Omaha-Offutt The process worked very well and nearly 50 pic- Chapter members convened on 24 March 1998 and tures of the earth were taken during a recent mission. the evening commenced with a brief business meet- At the end of the discussion, chapter members were ing. Among the topics discussed was the resounding able to view samples of these images.—David Skerritt. success of the chapter career night, which was held in conjunction with the February meeting. Additionally, the lead judges of two of the science fairs that the chap- ter participated in gave a short presentation on their respective fairs. K 4 After the winner of last month's forecasting con- test was announced, President Bruce Telfeyan gave an f x opportunity for first-time attendees to be recognized. Bruce lead an additional discussion concerning the t \ chapter budget and he suggested that the membership seriously consider some future fund-raising activities, particularly if the chapter wants to continue its AMS scholarship program. The business meeting was followed by a group of UNIVERSITY OF CALIFORNIA AT IRVINE speakers involved with the KidSat program. They in- EARTH SYSTEM SCIENCE DEPARTMENT cluded Bart Wormington and Bruce Hayden, teachers from a middle school in the Omaha area; Gordon Assistant Professor Position Brooks, an Air Force Weather Agency meteorologist; The Earth Systems Science Department at UCI is searching for an and several middle school students. The KidSat assistant professor (tenure track) who works across disciplines and has program's mission is to provide information to space expertise in one or more of the following areas: climate dynamics, clouds and aerosols, remote sensing, ecosystem ecology, and stable shuttle Atlantis astronauts on the best times and loca- isotope biogeochemistry. Outstanding research and publications and tions to take pictures of the earth. The long-term goal teaching ability will be the primary criteria for this selection. is to build a large enough archive of pictures over a Undergraduate and graduate courses, undergraduate minors, and period of time so that one can study how climate a Ph.D. degree are offered in the ESS department. ESS focuses on the global reservoirs (atmosphere, oceans, soils, biota), the processes act- changes affect the earth's features. Wormington and ing on this system, and the perturbations due to human activities. Hayden began the presentation by discussing the back- Candidates should have received a Ph.D. and have postdoctoral ground and objectives of the program. The premise of experience. They should be willing and able to interact across disci- plines with the current ESS faculty. Responsibilities include the teach- the effort is for kids to provide input directly to space ing of undergraduate and graduate courses and the directing of gradu- shuttle astronauts on where to take pictures of the earth. ate research. This imagery comes from cameras mounted directly Each candidate should submit a curriculum vitae, a brief state- on the space shuttle Atlantis. There were approxi- ment of research interests, names of three references, and four ex- amples of publications. They should also arrange for the three let- mately 225 kids involved with the project working 24 ters of reference to be sent directly by the referees. All materials hours a day. should be sent to ESS Faculty Search, Prof. Ellen Druffel, Chair, Brooks then discussed the Air Force Weather Dept. of Earth System Science, University of California, Irvine, CA 92697-3100 (949-824-8794; http://www.ess.uci.edu). This position Agency's role in the initiative that was to provide the kids will remain open until filled, but the selection process will begin on with the meteorological support they needed, particularly October 15, 1998. Salary range: $41,200-$54,000. in forecasting "no cloud" areas. Brooks and his team UCI is an equal opportunity employer developed special products and helped the kids generate committed to excellence through diversity. a specific forecast to post on the KidSat Web server. Bulletin of the American Meteorological Society 219 3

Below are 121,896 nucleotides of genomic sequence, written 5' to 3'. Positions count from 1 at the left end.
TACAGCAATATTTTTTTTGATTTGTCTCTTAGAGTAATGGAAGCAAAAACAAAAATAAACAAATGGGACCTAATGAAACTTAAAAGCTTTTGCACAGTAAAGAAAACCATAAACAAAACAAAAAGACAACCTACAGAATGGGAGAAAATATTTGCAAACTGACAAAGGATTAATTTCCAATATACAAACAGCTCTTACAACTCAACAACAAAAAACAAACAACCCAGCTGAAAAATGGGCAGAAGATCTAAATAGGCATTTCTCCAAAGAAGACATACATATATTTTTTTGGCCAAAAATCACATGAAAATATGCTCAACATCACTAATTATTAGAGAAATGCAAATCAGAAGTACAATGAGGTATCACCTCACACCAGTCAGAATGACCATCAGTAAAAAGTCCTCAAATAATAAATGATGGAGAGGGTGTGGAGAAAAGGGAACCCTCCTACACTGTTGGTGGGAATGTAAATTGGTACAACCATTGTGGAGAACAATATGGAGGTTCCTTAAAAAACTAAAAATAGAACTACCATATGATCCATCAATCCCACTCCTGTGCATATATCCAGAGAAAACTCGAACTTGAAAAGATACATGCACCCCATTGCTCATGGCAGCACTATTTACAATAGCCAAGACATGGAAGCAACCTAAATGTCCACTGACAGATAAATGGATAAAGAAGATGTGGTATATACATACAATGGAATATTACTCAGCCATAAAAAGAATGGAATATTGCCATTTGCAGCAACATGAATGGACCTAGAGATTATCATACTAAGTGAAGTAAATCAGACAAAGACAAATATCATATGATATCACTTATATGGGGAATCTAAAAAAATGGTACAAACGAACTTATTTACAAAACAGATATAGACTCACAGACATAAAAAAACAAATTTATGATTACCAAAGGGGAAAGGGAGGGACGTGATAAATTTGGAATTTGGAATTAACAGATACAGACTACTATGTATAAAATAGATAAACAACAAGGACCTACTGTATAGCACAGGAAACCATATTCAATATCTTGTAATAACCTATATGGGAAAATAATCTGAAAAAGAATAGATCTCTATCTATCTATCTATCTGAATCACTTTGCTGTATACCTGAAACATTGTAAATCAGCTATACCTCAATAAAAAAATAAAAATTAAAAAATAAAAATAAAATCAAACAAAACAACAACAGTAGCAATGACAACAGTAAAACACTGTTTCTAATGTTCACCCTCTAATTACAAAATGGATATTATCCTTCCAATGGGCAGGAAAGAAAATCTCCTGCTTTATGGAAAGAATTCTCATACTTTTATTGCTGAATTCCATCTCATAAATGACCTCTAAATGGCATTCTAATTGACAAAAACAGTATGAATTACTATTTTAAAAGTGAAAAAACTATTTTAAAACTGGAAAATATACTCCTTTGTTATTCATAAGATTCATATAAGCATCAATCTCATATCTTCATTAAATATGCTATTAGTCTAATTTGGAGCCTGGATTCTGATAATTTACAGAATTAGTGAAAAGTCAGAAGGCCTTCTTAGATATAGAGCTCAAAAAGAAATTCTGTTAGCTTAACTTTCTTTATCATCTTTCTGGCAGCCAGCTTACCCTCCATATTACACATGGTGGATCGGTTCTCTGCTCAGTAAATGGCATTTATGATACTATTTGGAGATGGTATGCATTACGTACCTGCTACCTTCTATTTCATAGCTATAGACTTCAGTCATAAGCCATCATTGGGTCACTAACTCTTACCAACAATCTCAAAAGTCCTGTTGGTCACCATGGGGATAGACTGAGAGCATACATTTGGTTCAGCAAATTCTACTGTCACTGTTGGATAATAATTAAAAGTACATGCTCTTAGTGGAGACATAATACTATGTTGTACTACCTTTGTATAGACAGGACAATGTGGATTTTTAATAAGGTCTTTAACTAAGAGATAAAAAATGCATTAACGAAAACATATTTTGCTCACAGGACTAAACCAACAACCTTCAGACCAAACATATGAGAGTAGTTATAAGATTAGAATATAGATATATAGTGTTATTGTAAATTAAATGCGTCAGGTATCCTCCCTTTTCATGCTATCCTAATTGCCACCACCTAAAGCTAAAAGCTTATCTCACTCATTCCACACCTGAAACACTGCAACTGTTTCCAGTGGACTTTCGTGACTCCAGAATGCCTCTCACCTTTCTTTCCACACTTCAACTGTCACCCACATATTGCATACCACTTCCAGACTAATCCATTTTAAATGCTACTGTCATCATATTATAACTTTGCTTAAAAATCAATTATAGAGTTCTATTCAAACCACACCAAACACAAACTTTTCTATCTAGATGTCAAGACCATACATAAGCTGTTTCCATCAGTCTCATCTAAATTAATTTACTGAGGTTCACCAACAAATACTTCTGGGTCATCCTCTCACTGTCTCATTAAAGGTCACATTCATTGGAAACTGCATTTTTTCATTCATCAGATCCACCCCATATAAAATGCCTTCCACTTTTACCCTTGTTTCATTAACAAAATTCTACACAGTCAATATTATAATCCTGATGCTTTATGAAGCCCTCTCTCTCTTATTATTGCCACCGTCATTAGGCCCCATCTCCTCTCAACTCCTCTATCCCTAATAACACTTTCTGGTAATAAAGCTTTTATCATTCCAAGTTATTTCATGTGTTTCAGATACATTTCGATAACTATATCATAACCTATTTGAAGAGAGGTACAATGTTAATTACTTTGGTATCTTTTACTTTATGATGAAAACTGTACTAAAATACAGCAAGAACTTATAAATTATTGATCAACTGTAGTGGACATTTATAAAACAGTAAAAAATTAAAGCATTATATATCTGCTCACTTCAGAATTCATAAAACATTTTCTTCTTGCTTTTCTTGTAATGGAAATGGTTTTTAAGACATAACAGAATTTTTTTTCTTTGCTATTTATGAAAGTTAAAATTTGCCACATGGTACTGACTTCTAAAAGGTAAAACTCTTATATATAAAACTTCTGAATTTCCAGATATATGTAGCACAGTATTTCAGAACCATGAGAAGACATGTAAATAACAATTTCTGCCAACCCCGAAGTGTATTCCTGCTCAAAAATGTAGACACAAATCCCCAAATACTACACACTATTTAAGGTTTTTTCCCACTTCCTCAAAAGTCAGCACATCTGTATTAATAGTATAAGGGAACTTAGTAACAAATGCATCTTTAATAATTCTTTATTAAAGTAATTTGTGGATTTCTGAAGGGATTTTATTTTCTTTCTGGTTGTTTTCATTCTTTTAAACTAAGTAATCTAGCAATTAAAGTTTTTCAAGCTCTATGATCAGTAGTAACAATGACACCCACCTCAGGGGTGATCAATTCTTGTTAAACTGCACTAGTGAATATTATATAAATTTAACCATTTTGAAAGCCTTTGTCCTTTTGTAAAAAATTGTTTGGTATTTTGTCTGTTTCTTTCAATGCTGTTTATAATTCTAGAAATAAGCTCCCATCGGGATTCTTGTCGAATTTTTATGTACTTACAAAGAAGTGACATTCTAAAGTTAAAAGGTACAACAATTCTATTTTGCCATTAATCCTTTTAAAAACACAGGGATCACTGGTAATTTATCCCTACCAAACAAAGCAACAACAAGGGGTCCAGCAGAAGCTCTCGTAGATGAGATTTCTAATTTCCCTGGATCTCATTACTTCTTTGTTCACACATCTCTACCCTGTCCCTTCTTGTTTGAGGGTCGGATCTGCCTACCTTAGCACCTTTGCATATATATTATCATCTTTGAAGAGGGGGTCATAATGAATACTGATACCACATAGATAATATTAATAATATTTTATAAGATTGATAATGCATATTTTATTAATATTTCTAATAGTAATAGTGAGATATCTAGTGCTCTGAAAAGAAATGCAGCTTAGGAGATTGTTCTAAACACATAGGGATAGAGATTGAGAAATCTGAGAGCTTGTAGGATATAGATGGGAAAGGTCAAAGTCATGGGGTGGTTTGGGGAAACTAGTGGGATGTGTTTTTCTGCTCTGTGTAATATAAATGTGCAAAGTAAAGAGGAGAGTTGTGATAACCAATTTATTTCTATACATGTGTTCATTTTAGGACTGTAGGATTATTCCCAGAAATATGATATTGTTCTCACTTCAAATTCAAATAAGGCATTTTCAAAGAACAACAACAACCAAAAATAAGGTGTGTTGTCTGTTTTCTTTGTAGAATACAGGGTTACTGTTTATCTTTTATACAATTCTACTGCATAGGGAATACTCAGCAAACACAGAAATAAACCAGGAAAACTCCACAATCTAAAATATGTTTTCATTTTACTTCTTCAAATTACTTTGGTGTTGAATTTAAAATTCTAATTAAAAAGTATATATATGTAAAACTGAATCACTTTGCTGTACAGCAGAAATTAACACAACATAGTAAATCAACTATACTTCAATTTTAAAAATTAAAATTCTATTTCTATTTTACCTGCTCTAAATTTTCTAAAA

Bulletin of the American Meteorological Society – American Meteorological Society
Published: Oct 1, 1998
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